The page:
How Long Do Listeria Symptoms Last?

Medically Reviewed on 12/19/2022
Listeria Symptoms
Listeria monocytogenes infection occurs when people consume or handle contaminated food.

According to the Centers for Disease Prevention and Control, symptoms of listeria usually begin within 24 hours after eating the contaminated food and can last one to three days.

What is listeria?

Listeria is a disease brought on by consuming foods contaminated with the Listeria monocytogenes bacterium. Listeria infection or listeriosis is rare but can be fatal in susceptible individuals, such as older people and those with compromised immune systems. It might be harmful to pregnant individuals and their unborn children.

There are two main types of listeriosis:

  1. Noninvasive listeriosis (febrile gastroenteritis): A mild form of illness that primarily affects normally healthy individuals. Diarrhea, fever, headaches, and myalgia (muscle pain) are some of the symptoms of noninvasive listeriosis. It has an extremely short incubation period. The consumption of foods high in L. monocytogenes has typically been a factor in outbreaks of this illness.
  2. Invasive listeriosis: A more severe form of the disease that affects specific high-risk groups. They include pregnant people; people undergoing treatment for AIDS, cancer, or organ transplants; older people, and parents of young children. The hallmarks of this type of sickness include severe symptoms and a high death rate (20 to 30 percent). Some of the symptoms include fever, myalgia, septicemia, and meningitis. The incubation period, which is normally one to two weeks long, can last anywhere between a few days and up to 90 days.

What are the symptoms of listeriosis?

Serious listeriosis infections have the potential to spread to the brain or bloodstream and may result in sepsis, meningitis, or encephalitis.

Symptoms of listeriosis include:

How are people infected with listeriosis?

Listeria monocytogenes infection occurs when people consume or handle contaminated food. The bacteria get to the mouth or other openings from the hands. If a pregnant person consumed contaminated food while pregnant, their babies may contract the infection in the womb or at delivery.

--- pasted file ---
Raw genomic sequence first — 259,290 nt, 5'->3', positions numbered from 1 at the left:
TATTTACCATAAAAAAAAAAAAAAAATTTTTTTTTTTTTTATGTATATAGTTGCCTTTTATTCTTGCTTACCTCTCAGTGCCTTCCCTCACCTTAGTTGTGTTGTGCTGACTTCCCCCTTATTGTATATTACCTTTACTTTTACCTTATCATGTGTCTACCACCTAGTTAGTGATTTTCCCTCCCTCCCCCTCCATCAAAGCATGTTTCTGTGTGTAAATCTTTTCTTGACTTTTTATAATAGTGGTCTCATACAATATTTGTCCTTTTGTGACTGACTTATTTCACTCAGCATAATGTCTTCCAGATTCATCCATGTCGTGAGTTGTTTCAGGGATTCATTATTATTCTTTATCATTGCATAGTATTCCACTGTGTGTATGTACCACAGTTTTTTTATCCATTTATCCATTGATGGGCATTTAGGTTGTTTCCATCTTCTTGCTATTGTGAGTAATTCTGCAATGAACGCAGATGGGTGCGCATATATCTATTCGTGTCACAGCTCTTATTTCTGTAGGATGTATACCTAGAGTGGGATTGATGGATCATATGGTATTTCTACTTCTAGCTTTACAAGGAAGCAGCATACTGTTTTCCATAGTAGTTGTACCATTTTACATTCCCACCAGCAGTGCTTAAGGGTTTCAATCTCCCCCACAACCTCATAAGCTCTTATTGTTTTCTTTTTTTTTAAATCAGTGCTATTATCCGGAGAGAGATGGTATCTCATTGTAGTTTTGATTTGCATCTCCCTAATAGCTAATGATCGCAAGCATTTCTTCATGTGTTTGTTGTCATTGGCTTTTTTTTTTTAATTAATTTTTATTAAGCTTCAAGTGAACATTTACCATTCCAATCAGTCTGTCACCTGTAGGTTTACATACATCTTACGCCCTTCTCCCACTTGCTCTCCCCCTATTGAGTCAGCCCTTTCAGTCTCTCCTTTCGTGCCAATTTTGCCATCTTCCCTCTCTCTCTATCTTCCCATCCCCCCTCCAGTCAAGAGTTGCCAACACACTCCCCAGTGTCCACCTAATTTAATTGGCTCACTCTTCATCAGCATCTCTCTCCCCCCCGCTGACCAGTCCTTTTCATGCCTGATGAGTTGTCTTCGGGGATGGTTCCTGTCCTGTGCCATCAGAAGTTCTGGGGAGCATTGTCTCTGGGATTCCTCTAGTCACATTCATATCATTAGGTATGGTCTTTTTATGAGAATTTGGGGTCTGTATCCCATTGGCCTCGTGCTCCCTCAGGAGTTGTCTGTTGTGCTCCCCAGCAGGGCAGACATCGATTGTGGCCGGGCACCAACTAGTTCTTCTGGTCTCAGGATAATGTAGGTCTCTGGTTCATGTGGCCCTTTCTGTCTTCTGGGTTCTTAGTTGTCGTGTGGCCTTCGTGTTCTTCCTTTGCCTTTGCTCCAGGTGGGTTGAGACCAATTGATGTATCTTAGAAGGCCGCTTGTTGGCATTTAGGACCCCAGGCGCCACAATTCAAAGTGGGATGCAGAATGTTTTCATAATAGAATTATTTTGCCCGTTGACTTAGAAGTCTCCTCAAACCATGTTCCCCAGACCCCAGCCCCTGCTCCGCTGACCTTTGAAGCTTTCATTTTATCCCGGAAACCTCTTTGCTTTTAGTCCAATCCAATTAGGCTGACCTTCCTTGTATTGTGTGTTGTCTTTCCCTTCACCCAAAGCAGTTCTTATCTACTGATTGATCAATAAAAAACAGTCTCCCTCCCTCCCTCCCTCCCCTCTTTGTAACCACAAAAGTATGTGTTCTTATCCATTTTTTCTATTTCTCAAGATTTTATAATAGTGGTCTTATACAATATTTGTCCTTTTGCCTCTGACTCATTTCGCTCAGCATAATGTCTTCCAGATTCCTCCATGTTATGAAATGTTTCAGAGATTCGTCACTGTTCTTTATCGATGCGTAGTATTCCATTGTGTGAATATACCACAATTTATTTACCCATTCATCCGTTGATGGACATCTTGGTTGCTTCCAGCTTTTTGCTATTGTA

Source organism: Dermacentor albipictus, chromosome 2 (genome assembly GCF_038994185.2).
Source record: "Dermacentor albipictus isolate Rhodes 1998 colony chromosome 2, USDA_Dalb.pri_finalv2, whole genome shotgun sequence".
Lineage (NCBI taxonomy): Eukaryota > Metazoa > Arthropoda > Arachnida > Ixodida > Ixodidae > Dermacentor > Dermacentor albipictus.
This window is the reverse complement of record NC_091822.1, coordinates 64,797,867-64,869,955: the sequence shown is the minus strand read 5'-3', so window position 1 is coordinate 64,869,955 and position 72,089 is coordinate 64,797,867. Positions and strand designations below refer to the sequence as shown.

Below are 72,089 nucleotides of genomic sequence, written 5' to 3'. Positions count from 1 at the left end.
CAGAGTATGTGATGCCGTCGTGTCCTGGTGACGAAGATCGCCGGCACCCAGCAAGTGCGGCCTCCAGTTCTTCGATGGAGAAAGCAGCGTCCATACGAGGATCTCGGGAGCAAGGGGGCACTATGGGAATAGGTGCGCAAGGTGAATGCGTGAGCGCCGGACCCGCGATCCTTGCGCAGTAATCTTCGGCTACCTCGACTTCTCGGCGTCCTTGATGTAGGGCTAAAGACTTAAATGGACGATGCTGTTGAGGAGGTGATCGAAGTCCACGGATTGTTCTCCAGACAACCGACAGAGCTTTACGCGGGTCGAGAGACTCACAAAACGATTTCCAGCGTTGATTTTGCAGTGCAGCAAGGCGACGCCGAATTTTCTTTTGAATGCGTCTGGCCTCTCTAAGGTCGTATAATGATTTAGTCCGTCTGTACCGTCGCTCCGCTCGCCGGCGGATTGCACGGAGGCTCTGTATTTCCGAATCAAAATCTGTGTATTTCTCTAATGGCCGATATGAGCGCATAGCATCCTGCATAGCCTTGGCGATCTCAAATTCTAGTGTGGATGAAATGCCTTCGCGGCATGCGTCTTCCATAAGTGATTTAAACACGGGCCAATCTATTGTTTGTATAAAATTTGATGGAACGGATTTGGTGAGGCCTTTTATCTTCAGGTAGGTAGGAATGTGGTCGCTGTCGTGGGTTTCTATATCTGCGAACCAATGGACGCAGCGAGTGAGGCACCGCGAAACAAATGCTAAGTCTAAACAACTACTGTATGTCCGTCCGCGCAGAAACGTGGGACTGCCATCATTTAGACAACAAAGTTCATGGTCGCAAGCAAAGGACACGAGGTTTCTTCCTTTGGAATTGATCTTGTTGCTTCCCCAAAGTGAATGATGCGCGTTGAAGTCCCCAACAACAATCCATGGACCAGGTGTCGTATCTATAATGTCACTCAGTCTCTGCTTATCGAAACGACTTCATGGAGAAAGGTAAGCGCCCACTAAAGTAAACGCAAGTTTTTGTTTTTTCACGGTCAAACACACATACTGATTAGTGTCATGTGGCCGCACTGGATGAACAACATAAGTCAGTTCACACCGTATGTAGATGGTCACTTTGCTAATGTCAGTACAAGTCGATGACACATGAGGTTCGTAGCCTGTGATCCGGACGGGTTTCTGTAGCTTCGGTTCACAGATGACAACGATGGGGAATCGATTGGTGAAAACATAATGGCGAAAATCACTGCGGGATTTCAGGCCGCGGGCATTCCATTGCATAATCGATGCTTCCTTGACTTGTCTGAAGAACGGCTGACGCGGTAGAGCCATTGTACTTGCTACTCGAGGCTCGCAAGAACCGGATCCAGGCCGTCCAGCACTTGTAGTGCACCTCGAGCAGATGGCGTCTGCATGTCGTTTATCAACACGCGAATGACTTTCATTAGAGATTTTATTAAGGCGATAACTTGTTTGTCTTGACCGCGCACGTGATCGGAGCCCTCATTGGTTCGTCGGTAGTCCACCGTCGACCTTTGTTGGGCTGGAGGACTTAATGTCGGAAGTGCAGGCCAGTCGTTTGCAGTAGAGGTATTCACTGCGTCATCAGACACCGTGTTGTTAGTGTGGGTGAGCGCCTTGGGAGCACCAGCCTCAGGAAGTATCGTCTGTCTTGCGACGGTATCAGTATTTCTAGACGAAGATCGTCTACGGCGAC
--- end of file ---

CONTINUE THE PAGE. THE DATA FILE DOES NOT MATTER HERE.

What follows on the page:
Numerous foods can become contaminated by the bacteria, such as:

  • Raw meat
  • Ready-to-eat processed meat, such as hot dogs and deli meat (both items served at deli counters and in factory-sealed packets)
  • Raw vegetables
  • Chilled patés
  • Ready to eat uncooked and smoked seafood
  • Salads that have been prepared or kept, such as coleslaw and fruit salad
  • Melons
  • Unpasteurized milk and milk products or soft cheeses produced from them

Listeria monocytogenes bacterium can be destroyed by cooking, pasteurization, and by some disinfectant agents. Reheating ready-to-eat foods to a steaming temperature makes them safe to consume.


Bacterial Infections 101: Types, Symptoms, and Treatments See Slideshow

Who are at risk of listeriosis?

Listeriosis can affect anyone. It is less dangerous for those with a strong immune system.

The following people are at a high risk of dying or getting severely ill due to listeriosis:

  • People aged 65 years or older
  • Pregnant people
  • Developing fetuses
  • People with a weakened immune system (for example, people with AIDS or cancer or who are taking prescribed immunosuppressive medications)

How to prevent listeriosis

Those who are more vulnerable should adhere to the following food safety precautions to prevent infection:

  • Only consume or serve completely cooked food derived from animal products
  • Dairy products should have a pasteurization statement on the label before consumption
  • Do not consume raw (unpasteurized) milk or products made with it (for example, unpasteurized feta, brie, and queso fresco)
  • Wash fruits and vegetables
  • Store prepared foods at 40 °F or lower temperatures
  • Do not combine vegetables and raw meat
  • After handling raw foods, wash your hands, knives, and cutting boards
  • Cook ready-to-eat meals, such as hot dogs and leftovers, completely until they are piping hot
  • Avoid eating prepackaged salads, meats, or cheeses from delis, or reheat them to a steaming temperature before eating
Medically Reviewed on 12/19/2022
Image Source: iStock image

Get the Facts about Listeria.


Listeriosis in Infants, Children & Pregnant People.

Listeria (Listeriosis).

Listeria (food poisoning).